More than 99 percent of United Airlines’ U.S.-based employees who did not seek a religious or medical exemption from the company’s COVID-19 vaccine mandate got the shots, while 593 who refused to comply will lose their jobs.
Chicago-based United shared the results of compliance with its vaccine requirement Tuesday, its deadline to provide proof of vaccination.
“This is a historic achievement for our airline and our employees as well as for the customers and communities we serve,” United CEO Scott Kirby and president Brett Hart said in a memo to employees. “Our rationale for requiring the vaccine for all United’s U.S.-based employees was simple — to keep our people safe — and the truth is this: Everyone is safer when everyone is vaccinated, and vaccine requirements work.”
Less than 3 percent of the company’s 67,000 U.S. employees requested religious or medical exemptions. Earlier this month, United said employees granted exemptions would be placed on temporary leave Oct. 2, while those whose requests were denied would have five weeks to get the shots or face termination.
That deadline was pushed back after six employees filed a lawsuit against the airline alleging it failed to provide reasonable accommodations for employees seeking religious and medical exemptions.
Five of the employees said the company granted their request but only offered unpaid leave, while a sixth said his request was “administratively denied,” according to the lawsuit, which is seeking class-action status and was filed in federal court in the Northern District of Texas last week.
United said it would aim to resolve requests for accommodations by Oct. 15.
The airline previously said employees in customer-facing roles who sought exemptions would be placed on leave until the pandemic “meaningfully recedes,” while those in jobs requiring fewer interactions could return once United developed testing and safety protocols.
People granted religious exemptions were told they would be on unpaid leave, while those granted medical exemptions would be on medical leave, which can include some form of compensation.
United is moving ahead with terminating the 593 employees who did not get vaccinated or request an accommodation, though that number could shrink if they change their minds about the vaccine, United said. Company officials said they did not expect their departures to affect operations.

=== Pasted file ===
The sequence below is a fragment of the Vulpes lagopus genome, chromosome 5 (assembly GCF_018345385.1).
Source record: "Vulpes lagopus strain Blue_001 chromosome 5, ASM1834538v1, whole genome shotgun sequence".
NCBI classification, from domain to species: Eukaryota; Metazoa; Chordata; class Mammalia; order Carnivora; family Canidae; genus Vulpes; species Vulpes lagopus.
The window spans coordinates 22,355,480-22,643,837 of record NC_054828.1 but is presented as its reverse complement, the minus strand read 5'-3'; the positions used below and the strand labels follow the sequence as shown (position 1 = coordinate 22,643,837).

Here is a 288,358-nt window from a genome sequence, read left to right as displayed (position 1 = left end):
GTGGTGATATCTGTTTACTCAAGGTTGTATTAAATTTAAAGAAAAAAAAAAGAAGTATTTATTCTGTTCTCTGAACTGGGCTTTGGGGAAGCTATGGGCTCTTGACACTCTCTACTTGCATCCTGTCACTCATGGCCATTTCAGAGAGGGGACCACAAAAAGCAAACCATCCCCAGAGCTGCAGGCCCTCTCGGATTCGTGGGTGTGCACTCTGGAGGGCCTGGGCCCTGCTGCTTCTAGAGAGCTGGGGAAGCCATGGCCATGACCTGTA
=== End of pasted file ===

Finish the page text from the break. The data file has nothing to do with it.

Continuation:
While some employees are leaving United because of the vaccine requirement, some people applying for jobs at the airline “volunteered that they were especially interested in career opportunities at United because of the vaccine requirement,” a spokesperson said.
While United is the only major U.S. carrier to require the COVID-19 vaccine, Delta Air Lines plans to begin charging unvaccinated employees on the company’s health plan a $200 surcharge each month, starting Nov. 1.
Atlanta-based Delta said 82 percent of its employees were vaccinated as of last week, up from 75 percent when the fee was announced last month. Earlier this month, Delta also began requiring unvaccinated employees get weekly COVID-19 tests “while community case rates are high.”
American Airlines and Southwest Airlines have not provided updates on the share of their workforce that has been vaccinated. Both carriers have encouraged vaccines but stopped short of mandates or fees.
All four carriers would be required to force employees to get vaccinated or get tested for the virus regularly under a mandate President Joe Biden issued earlier this month.
Biden’s order directed the Occupational Safety and Health Administration to develop a rule requiring companies with at least 100 employees to adopt vaccination mandates or weekly testing programs, with penalties of up to $14,000 per violation.
In a letter to employees earlier this month, executives at American said they were waiting for more details on the order but expected it would affect the airline.
“While we will review the details of the plan and determine the path forward for American, what we know is that the president’s actions underscore the importance of team members getting vaccinated against COVID-19 — and sooner rather than later,” executives said.
Story by Lauren Zumbach, Chicago Tribune.